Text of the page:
Watchdog probes market fixing among makers of animal feeds

Animals feed in one of the deeps at Eldoret Technical Training Institute Kapseret area in Uasin Gishu County. [Peter Ochieng, Standard]

Kenya's anti-trust watchdog said on Friday it had opened an investigation into an alleged cartel among animal feed manufacturing companies to limit competition for livestock feed.

The Competition Authority of Kenya (CAK),  said the key objective of the market inquiry is to assess “the market interactions, market structures, market outcomes, and other factors that may be affecting competition in markets along the animal feed value chains.”

The probe is expected to recommend interventions that will support sustainable growth and competitive markets for a robust animal feeds sector, it said.

“The specific objectives are to assess—the prices, costs, and quantities produced, supplied, and purchased at different levels from inputs supply to production and sale of different animal feed products; the market shares, concentration, ownership relationships, joint ventures, and marketing agreements for the different products and services related to animal feed and its inputs (and) different terms and conditions of supply for feed producers of different sizes,” said CAK acting Director General Adano Wario Roba in a public notice published in the Kenya Gazette.

The probe comes at a time when Kenyan farmers are grappling with high cost of animal feeds.

Price fixing and output restriction are illegal under the Kenyan Competition Act - the law that guides market conduct in the country - since they hinder competition in the market.

Competitive markets allow consumers to benefit through lower prices, increased choice, and quality of goods and services.

The prices of animal feeds have skyrocketed, hitting farmers hard and leading some farmers to abandon farming or pass on the higher input prices to their customers.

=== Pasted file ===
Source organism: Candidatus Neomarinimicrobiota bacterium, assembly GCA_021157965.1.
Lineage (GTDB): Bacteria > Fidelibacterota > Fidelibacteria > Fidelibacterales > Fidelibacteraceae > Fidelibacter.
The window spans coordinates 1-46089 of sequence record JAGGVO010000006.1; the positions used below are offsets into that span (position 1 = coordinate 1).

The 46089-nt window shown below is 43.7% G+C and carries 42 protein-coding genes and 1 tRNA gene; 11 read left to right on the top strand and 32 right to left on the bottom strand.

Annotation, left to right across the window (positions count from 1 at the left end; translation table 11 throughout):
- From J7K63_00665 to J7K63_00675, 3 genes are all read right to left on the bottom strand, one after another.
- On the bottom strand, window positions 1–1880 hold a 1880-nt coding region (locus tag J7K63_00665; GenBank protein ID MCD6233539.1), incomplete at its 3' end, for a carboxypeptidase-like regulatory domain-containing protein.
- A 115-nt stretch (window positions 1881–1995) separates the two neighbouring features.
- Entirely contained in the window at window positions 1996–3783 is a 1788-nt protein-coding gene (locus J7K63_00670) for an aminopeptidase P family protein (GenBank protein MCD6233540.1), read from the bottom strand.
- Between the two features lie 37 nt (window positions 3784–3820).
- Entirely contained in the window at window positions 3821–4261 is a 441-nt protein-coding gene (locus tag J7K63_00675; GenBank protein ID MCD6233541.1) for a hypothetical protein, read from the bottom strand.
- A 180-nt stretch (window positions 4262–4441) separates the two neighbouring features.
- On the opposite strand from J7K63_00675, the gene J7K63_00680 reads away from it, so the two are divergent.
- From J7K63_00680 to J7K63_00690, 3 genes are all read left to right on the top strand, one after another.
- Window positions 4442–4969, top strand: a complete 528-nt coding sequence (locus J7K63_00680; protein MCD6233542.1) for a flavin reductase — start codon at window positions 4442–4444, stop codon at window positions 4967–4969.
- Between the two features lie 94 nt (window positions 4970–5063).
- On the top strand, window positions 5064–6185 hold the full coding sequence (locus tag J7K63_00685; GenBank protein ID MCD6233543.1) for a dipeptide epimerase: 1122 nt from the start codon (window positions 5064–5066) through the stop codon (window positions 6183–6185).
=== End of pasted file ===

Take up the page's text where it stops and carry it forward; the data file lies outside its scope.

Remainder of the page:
Some manufacturers have also closed shop amid low demand from farmers due to high prices while some wholesalers have opted to diversify their sourcing from neighbouring countries to mitigate the high cost.

The CAK probe will also look into barriers to entry and growth of smaller feed producers, information availability and any information exchange practices by companies, associations, and other formal or informal groupings relating to animal feed and its inputs.

CAK will also investigate arrangements, including licensing and other supply terms, which may affect the sourcing and supply of animal feed including breeding stock and animal feed as well as trade flows of feed constituents, including maize, soybeans, and derived products.

The watchdog will also investigate what may be affecting the flows from other countries in the Common Market for Eastern and Southern Africa and East Africa Community regions.

“In conducting the study, the Competition Authority of Kenya shall hold such number of meetings and key informant interviews in such places at such times as it may consider necessary for the proper discharge of its functions; and may receive views from all stakeholders through oral and, or written submissions from any person with relevant information,” it said.

It added, that members of the public with relevant information are invited to submit oral or written submissions to the watchdog within 21 days from September 29.

To bring down the prices of animal feeds, the government has made several duty waivers over the years.

In December 2021, the government, for instance, exempted import duty on yellow maize, soya bean, soya bean meal, cottonseed cake, sunflower seed cake, white sorghum and fish meal until the end of October 2022.

According to Egerton University's Tegemeo Institute of Agricultural Policy and Development, poor animal husbandry, mainly because of poor feeding practices, has led to low livestock productivity. 

“In part, the high costs of commercial livestock feed, the unfriendly business environment for trade in livestock feed, and the weak regulatory environment have affected the availability, affordability, and utilisation of quality commercial feeds to grow the livestock value chains,” said the thinktank in a recent study.

“This has resulted in increased competition from imports for livestock products and animal feed from neighbouring countries.”

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